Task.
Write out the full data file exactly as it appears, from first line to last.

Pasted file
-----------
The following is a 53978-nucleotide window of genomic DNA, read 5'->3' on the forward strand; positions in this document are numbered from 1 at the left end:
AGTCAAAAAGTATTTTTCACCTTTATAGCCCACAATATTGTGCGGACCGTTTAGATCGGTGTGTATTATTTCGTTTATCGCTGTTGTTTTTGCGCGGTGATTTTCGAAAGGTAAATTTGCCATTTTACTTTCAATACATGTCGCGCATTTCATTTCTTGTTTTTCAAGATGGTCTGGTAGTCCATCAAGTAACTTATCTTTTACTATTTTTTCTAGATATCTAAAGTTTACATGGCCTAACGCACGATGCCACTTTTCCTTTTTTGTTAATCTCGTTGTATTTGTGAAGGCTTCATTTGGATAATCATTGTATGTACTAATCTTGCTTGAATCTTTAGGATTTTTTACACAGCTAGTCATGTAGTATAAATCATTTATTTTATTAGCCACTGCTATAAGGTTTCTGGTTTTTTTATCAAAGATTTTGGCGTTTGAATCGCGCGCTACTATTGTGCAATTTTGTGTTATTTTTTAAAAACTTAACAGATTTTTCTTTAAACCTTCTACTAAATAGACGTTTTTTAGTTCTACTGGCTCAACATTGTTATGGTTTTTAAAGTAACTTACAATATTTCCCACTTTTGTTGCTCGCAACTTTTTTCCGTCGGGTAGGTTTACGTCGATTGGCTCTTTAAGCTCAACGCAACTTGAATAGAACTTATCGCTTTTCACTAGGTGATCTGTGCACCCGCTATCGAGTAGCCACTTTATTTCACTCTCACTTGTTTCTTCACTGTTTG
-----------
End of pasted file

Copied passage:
The following is a 53978-nucleotide window of genomic DNA, read 5'->3' on the forward strand; positions in this document are numbered from 1 at the left end:
AGTCAAAAAGTATTTTTCACCTTTATAGCCCACAATATTGTGCGGACCGTTTAGATCGGTGTGTATTATTTCGTTTATCGCTGTTGTTTTTGCGCGGTGATTTTCGAAAGGTAAATTTGCCATTTTACTTTCAATACATGTCGCGCATTTCATTTCTTGTTTTTCAAGATGGTCTGGTAGTCCATCAAGTAACTTATCTTTTACTATTTTTTCTAGATATCTAAAGTTTACATGGCCTAACGCACGATGCCACTTTTCCTTTTTTGTTAATCTCGTTGTATTTGTGAAGGCTTCATTTGGATAATCATTGTATGTACTAATCTTGCTTGAATCTTTAGGATTTTTTACACAGCTAGTCATGTAGTATAAATCATTTATTTTATTAGCCACTGCTATAAGGTTTCTGGTTTTTTTATCAAAGATTTTGGCGTTTGAATCGCGCGCTACTATTGTGCAATTTTGTGTTATTTTTTAAAAACTTAACAGATTTTTCTTTAAACCTTCTACTAAATAGACGTTTTTTAGTTCTACTGGCTCAACATTGTTATGGTTTTTAAAGTAACTTACAATATTTCCCACTTTTGTTGCTCGCAACTTTTTTCCGTCGGGTAGGTTTACGTCGATTGGCTCTTTAAGCTCAACGCAACTTGAATAGAACTTATCGCTTTTCACTAGGTGATCTGTGCACCCGCTATCGAGTAGCCACTTTATTTCACTCTCACTTGTTTCTTCACTGTTTG